The third memorial plaque to honour the victims of the Gukurahundi genocide has been erected at Bhalagwe in Maphisa, Matabeleland South after suspected state agents vandalised the two plaques that were erected on separate occasions earlier this year.
Bhalagwe is the Gukurahundi flashpoint where thousands were reportedly thrown into the disused Antelope Mine at the height of the massacres.
The site was also a concentration camp for the notorious North Korean trained Fifth Brigade operations in that area.
Just a short distance from the mine, there is a fenced graveyard where there are two mass graves for Gukurahundi victims.
The latest plaque was erected during a memorial service which was attended by traditional leaders and the Maphisa community led by Ibhetshu LikaZulu.
The event was part of the Asakhe Film Festival which ran under the theme “The Power of Memory”.
Chiefs from Matabeleland who attended the memorial service condemned the vandalism of the plaques, citing that such conduct delayed the healing process for the affected victims.
Addressing the delegation, Chief Khulumani Mathema of Gwanda called out some chiefs from the region for failing the affected communities and pushing for justice.
He said trying to solve Gukurahundi issues through talks has failed hence people should resort to action.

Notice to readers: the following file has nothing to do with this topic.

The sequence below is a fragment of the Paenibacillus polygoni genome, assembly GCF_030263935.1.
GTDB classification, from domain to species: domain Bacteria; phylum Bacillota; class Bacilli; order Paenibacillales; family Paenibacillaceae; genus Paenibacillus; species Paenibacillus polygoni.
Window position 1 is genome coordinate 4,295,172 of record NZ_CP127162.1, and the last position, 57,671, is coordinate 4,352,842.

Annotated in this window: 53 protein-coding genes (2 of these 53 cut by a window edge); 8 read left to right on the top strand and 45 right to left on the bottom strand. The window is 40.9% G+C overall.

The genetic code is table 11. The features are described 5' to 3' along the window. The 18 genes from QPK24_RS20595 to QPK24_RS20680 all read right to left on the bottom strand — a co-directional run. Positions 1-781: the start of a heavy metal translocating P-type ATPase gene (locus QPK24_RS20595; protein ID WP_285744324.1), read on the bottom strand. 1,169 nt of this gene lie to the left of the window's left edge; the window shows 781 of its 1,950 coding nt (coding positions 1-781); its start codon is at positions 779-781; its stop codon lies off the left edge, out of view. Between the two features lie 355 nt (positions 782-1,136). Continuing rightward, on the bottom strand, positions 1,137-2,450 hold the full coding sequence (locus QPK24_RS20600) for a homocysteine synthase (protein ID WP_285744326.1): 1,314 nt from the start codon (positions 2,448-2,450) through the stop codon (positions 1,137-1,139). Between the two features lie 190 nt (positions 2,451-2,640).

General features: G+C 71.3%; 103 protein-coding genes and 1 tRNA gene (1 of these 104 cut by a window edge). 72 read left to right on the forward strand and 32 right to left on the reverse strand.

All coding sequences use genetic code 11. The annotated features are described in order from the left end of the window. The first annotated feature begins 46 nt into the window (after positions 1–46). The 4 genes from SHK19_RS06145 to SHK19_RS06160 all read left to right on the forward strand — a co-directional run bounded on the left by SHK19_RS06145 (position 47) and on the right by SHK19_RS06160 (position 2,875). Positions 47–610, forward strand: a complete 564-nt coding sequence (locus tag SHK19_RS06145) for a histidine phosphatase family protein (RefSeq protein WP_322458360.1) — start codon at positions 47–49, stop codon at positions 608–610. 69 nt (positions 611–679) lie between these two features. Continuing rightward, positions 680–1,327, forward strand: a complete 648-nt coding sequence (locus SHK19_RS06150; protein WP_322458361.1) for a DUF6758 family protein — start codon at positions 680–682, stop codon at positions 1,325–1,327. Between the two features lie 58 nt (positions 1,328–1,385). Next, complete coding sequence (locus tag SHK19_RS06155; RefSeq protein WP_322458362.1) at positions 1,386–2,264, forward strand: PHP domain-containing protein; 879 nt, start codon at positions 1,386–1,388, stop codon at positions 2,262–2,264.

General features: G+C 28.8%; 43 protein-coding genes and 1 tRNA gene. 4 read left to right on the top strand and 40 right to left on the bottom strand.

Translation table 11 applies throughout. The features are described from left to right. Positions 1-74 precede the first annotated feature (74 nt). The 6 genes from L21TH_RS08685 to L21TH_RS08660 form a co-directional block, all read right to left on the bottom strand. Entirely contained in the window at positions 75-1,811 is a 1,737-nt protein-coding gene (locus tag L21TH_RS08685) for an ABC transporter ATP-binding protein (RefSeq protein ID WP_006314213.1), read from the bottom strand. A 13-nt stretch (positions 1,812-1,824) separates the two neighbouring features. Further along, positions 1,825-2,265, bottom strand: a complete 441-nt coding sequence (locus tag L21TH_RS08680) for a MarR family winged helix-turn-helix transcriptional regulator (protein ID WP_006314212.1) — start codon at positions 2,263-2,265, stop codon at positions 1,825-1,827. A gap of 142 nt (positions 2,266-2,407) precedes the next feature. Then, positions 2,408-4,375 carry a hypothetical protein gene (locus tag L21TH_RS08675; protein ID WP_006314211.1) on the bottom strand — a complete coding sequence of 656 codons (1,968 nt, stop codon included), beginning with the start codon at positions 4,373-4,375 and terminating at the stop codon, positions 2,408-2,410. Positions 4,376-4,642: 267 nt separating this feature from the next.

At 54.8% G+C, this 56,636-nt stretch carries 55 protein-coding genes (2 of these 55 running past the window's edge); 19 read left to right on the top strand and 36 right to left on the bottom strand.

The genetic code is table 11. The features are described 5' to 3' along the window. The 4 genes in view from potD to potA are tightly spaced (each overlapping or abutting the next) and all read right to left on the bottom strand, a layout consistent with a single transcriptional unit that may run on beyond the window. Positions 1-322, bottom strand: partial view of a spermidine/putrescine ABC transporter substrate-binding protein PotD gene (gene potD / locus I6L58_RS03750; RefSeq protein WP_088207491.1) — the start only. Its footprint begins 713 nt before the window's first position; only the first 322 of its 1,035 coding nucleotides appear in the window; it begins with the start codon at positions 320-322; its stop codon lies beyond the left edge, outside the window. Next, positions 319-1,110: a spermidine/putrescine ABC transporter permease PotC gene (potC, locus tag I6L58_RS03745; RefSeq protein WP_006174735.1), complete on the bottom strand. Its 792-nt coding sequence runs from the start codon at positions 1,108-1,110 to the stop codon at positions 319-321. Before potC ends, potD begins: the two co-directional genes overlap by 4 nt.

“There are issues that need to be addressed for Gukurahundi to be solved. When the National Chiefs Council was first formulated, the intention was to allow free dialogue on the effects of the massacres,” Chief Mathema said.
“What’s disappointing is that some Chiefs from affected areas are not participating nor are they pushing for these dialogues. They have let people who are not affected take the lead which defeats the whole purpose.”
Chief Mathema added that for as long as the perpetrators do not come to the fore and admit wrongdoing, there shall be no resolution of the matter.
Chief Fuyana of Maphisa, expressed gratitude for the persistence of the community who have not given up on replacing the plaques each time they got stolen.
He called on intellectuals to come together with locals and document the history of the Gukurahundi massacres.
Chief Dakamela, who was also present at the memorial, said the constant vandalism of the plaques is a disruption of the healing process.
“We are all affected by Gukurahundi in various ways. Some were affected directly and others indirectly so at the end of the day we grieve differently. What is important is to acknowledge the significance of this plaque and treat it with the respect it deserves to allow the affected people to heal,” Chief Dakamela said.
Reverend Ndlovu of Brethren in Christ Church highlighted that killing people would never silence them as their spirits will seek justice.
“In the Bible, Cain killed Abel and the matter was not put to rest until the former was called out for his evil deed. Pharoah killed all the firstborns to protect his throne but he died eventually. No one kills innocent people and gets away with it, God fights the battles of his people and exposes those who perpetuate evil,” he said.